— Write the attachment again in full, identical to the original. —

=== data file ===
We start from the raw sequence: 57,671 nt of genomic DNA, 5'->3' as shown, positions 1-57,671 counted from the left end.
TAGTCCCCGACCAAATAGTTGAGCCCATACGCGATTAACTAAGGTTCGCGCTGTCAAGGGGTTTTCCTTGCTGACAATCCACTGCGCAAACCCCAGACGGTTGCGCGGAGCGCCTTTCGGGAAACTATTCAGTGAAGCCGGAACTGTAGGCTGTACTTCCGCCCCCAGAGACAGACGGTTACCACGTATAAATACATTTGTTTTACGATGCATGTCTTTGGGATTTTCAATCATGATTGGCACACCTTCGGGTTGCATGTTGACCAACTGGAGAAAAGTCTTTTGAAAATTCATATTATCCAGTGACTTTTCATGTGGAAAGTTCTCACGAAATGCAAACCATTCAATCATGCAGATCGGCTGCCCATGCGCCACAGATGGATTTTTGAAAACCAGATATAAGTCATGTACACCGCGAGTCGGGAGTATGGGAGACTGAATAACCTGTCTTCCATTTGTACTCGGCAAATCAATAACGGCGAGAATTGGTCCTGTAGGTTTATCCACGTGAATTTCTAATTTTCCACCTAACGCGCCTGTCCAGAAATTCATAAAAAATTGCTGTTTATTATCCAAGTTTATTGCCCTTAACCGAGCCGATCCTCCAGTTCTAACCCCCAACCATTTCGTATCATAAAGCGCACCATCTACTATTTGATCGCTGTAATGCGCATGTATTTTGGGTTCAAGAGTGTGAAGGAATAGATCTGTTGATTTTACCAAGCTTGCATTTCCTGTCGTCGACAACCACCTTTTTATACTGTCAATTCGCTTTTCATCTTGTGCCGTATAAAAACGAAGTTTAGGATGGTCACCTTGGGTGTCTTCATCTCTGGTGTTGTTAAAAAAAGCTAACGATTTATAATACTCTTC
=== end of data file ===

We start from the raw sequence: 57,671 nt of genomic DNA, 5'->3' as shown, positions 1-57,671 counted from the left end.
TAGTCCCCGACCAAATAGTTGAGCCCATACGCGATTAACTAAGGTTCGCGCTGTCAAGGGGTTTTCCTTGCTGACAATCCACTGCGCAAACCCCAGACGGTTGCGCGGAGCGCCTTTCGGGAAACTATTCAGTGAAGCCGGAACTGTAGGCTGTACTTCCGCCCCCAGAGACAGACGGTTACCACGTATAAATACATTTGTTTTACGATGCATGTCTTTGGGATTTTCAATCATGATTGGCACACCTTCGGGTTGCATGTTGACCAACTGGAGAAAAGTCTTTTGAAAATTCATATTATCCAGTGACTTTTCATGTGGAAAGTTCTCACGAAATGCAAACCATTCAATCATGCAGATCGGCTGCCCATGCGCCACAGATGGATTTTTGAAAACCAGATATAAGTCATGTACACCGCGAGTCGGGAGTATGGGAGACTGAATAACCTGTCTTCCATTTGTACTCGGCAAATCAATAACGGCGAGAATTGGTCCTGTAGGTTTATCCACGTGAATTTCTAATTTTCCACCTAACGCGCCTGTCCAGAAATTCATAAAAAATTGCTGTTTATTATCCAAGTTTATTGCCCTTAACCGAGCCGATCCTCCAGTTCTAACCCCCAACCATTTCGTATCATAAAGCGCACCATCTACTATTTGATCGCTGTAATGCGCATGTATTTTGGGTTCAAGAGTGTGAAGGAATAGATCTGTTGATTTTACCAAGCTTGCATTTCCTGTCGTCGACAACCACCTTTTTATACTGTCAATTCGCTTTTCATCTTGTGCCGTATAAAAACGAAGTTTAGGATGGTCACCTTGGGTGTCTTCATCTCTGGTGTTGTTAAAAAAAGCTAACGATTTATAATACTCTTC